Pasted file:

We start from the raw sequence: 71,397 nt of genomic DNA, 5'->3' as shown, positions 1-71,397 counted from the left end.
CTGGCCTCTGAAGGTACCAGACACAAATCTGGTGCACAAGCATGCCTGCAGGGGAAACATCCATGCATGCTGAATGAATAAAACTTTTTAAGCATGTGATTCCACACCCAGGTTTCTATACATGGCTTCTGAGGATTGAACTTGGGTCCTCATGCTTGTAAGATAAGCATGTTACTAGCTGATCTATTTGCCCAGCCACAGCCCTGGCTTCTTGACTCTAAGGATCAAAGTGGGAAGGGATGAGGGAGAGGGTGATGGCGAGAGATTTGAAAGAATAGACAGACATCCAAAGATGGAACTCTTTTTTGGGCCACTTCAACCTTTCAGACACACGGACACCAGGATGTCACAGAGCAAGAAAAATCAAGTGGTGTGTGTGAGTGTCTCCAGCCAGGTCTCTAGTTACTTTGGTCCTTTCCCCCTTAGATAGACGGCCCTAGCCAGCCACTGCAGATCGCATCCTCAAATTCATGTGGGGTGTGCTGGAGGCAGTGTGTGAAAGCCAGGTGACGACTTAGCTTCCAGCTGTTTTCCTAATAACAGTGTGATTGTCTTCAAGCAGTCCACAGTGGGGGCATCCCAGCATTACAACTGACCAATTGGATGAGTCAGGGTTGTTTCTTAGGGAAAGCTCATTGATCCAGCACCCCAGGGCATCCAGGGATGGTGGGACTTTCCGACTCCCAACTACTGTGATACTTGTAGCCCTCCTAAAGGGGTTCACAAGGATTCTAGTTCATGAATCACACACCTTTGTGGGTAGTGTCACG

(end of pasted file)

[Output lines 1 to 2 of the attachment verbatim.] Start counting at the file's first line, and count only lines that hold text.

We start from the raw sequence: 71,397 nt of genomic DNA, 5'->3' as shown, positions 1-71,397 counted from the left end.
CTGGCCTCTGAAGGTACCAGACACAAATCTGGTGCACAAGCATGCCTGCAGGGGAAACATCCATGCATGCTGAATGAATAAAACTTTTTAAGCATGTGATTCCACACCCAGGTTTCTATACATGGCTTCTGAGGATTGAACTTGGGTCCTCATGCTTGTAAGATAAGCATGTTACTAGCTGATCTATTTGCCCAGCCACAGCCCTGGCTTCTTGACTCTAAGGATCAAAGTGGGAAGGGATGAGGGAGAGGGTGATGGCGAGAGATTTGAAAGAATAGACAGACATCCAAAGATGGAACTCTTTTTTGGGCCACTTCAACCTTTCAGACACACGGACACCAGGATGTCACAGAGCAAGAAAAATCAAGTGGTGTGTGTGAGTGTCTCCAGCCAGGTCTCTAGTTACTTTGGTCCTTTCCCCCTTAGATAGACGGCCCTAGCCAGCCACTGCAGATCGCATCCTCAAATTCATGTGGGGTGTGCTGGAGGCAGTGTGTGAAAGCCAGGTGACGACTTAGCTTCCAGCTGTTTTCCTAATAACAGTGTGATTGTCTTCAAGCAGTCCACAGTGGGGGCATCCCAGCATTACAACTGACCAATTGGATGAGTCAGGGTTGTTTCTTAGGGAAAGCTCATTGATCCAGCACCCCAGGGCATCCAGGGATGGTGGGACTTTCCGACTCCCAACTACTGTGATACTTGTAGCCCTCCTAAAGGGGTTCACAAGGATTCTAGTTCATGAATCACACACCTTTGTGGGTAGTGTCACG